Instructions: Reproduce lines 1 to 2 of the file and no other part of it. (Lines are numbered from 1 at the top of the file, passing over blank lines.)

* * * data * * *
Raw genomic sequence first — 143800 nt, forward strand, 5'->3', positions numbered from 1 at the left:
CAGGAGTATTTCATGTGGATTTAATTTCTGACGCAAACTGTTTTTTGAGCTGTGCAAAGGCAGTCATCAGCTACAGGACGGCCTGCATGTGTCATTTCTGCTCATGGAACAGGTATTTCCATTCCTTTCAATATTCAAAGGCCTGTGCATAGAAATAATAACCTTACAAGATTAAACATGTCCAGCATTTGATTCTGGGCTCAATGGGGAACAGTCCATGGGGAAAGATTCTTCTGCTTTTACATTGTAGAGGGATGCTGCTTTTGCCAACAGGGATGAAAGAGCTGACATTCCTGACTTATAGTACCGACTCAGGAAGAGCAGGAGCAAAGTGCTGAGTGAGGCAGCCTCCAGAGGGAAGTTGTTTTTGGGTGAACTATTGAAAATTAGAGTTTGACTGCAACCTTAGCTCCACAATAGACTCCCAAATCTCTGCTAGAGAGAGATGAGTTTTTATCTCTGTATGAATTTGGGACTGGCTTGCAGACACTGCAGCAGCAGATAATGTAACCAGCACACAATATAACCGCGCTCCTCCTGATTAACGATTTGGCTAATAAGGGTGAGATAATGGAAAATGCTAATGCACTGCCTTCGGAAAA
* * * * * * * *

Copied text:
Raw genomic sequence first — 143800 nt, forward strand, 5'->3', positions numbered from 1 at the left:
CAGGAGTATTTCATGTGGATTTAATTTCTGACGCAAACTGTTTTTTGAGCTGTGCAAAGGCAGTCATCAGCTACAGGACGGCCTGCATGTGTCATTTCTGCTCATGGAACAGGTATTTCCATTCCTTTCAATATTCAAAGGCCTGTGCATAGAAATAATAACCTTACAAGATTAAACATGTCCAGCATTTGATTCTGGGCTCAATGGGGAACAGTCCATGGGGAAAGATTCTTCTGCTTTTACATTGTAGAGGGATGCTGCTTTTGCCAACAGGGATGAAAGAGCTGACATTCCTGACTTATAGTACCGACTCAGGAAGAGCAGGAGCAAAGTGCTGAGTGAGGCAGCCTCCAGAGGGAAGTTGTTTTTGGGTGAACTATTGAAAATTAGAGTTTGACTGCAACCTTAGCTCCACAATAGACTCCCAAATCTCTGCTAGAGAGAGATGAGTTTTTATCTCTGTATGAATTTGGGACTGGCTTGCAGACACTGCAGCAGCAGATAATGTAACCAGCACACAATATAACCGCGCTCCTCCTGATTAACGATTTGGCTAATAAGGGTGAGATAATGGAAAATGCTAATGCACTGCCTTCGGAAAA